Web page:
Collecting the folklore and uses of plants


0261. Easter tradition in Sweden – birch the main plant used for Easter decoration.  There is nothing green in Sweden at this time of year …  Birch branches are taken in a week or so in advance of Easter to bring on the leaves [Balham, London, April 2023].

2. In France our neighbour tapped our silver birch trees each year and drank the sap for her kidneys and liver [Leigh-on-Sea Horticultural Society, Essex, January 2019].

3. (photo) Branch of birch decorating St John the Baptist church, Frome, Somerset, Whitsunday, 25 May 2015:  ‘It is a tradition at St John’s that, at Whitsun (Pentecost) we decorate the church with young branches [of birch, though in 2015 one branch was of beech, Fagus sylvatica].  The branches are cut down in Longleat forest and, once in place, symbolise the birth of the church.  Also, as the breeze runs through the leaves, it reminds us of the rushing wind of the Holy Spirit as it came upon the first apostles.’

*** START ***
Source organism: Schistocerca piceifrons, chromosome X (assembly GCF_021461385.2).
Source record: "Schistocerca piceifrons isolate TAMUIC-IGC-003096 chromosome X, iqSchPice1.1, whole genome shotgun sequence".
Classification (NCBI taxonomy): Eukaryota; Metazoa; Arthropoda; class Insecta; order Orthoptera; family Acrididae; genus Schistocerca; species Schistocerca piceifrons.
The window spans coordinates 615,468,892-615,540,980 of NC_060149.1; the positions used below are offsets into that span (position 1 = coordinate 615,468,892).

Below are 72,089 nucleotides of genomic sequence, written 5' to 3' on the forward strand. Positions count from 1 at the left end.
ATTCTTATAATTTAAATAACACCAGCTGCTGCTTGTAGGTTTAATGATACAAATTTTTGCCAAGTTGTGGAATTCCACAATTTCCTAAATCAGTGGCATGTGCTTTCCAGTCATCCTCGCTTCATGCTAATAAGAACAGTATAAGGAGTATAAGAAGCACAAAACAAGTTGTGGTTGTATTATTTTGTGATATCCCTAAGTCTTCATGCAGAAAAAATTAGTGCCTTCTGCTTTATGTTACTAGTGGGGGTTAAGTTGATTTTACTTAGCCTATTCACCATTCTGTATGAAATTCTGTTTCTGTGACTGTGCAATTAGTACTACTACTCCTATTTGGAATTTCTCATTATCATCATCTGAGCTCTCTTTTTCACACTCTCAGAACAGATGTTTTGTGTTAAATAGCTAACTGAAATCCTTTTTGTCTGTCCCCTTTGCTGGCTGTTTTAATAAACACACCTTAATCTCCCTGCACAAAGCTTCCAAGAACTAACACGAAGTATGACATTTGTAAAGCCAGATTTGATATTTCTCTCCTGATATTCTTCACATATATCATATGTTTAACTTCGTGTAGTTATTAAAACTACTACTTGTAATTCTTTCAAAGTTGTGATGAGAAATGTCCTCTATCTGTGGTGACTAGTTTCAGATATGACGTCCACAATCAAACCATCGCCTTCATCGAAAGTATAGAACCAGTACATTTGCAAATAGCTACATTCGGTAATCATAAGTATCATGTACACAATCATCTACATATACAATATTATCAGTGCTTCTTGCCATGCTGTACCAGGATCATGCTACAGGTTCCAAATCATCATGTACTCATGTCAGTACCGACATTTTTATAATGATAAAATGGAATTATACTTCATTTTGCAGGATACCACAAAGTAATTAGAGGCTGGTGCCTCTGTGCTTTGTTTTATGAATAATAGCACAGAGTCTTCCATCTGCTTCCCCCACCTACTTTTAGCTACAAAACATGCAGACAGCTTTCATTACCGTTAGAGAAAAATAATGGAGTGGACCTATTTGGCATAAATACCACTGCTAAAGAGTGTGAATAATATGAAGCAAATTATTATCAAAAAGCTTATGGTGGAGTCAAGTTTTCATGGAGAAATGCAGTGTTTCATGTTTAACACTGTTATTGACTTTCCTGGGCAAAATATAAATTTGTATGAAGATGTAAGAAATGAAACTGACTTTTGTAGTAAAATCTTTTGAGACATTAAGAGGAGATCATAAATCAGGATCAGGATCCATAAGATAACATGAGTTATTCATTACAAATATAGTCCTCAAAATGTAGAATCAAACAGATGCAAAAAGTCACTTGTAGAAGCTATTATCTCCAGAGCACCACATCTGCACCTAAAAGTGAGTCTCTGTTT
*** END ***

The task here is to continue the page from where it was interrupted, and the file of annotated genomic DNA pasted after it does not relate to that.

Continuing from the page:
4.  A friend and I burnt silver birch twigs on [the 2013] Winter Solstice.  It burns blue.  We wrote down one negative thing we wanted to change the following year, one thing we wanted to stay the same, and another hopeful thing.  We then burnt the pieces of paper on the birch fire [Royal Botanic Gardens, Kew, Surrey, September 2014].

5.  I’m over 70 years old and was born and bred in Inverness-shire. I spent many summers in the company of my grandmother who was very knowledgeable about potions and cures from indigenous plants and flora …
A cure for headache was derived from birch bark sap. I believe it contains asprin [Aultvaich, Inverness-shire, April 2012].

6. [Germany]  We used to collect sap from birch trees in the spring, and boil it down to make a thick syrup which was good with pancakes [Sydenham, London, August 2009].

0066. I was born and brought up on a farm. We had a lot of birch trees. Each year my father used to tap the trees – that is cut a slot in the bark about three to four inches long, and insert a piece of elder wood, which was split and had its soft centre removed, at the lower end of the cut bark. The sap ran out and was collected in enamel buckets. When enough sap was collected it was made into wine, which was said to be of great help to rheumatism [Grosmont, Gwent, November 1994].

Images: planted, Beckenham Place Park, London Borough of Lewisham, August 2014; lower inset, Harpenden Common, Hertfordshire, April 2015.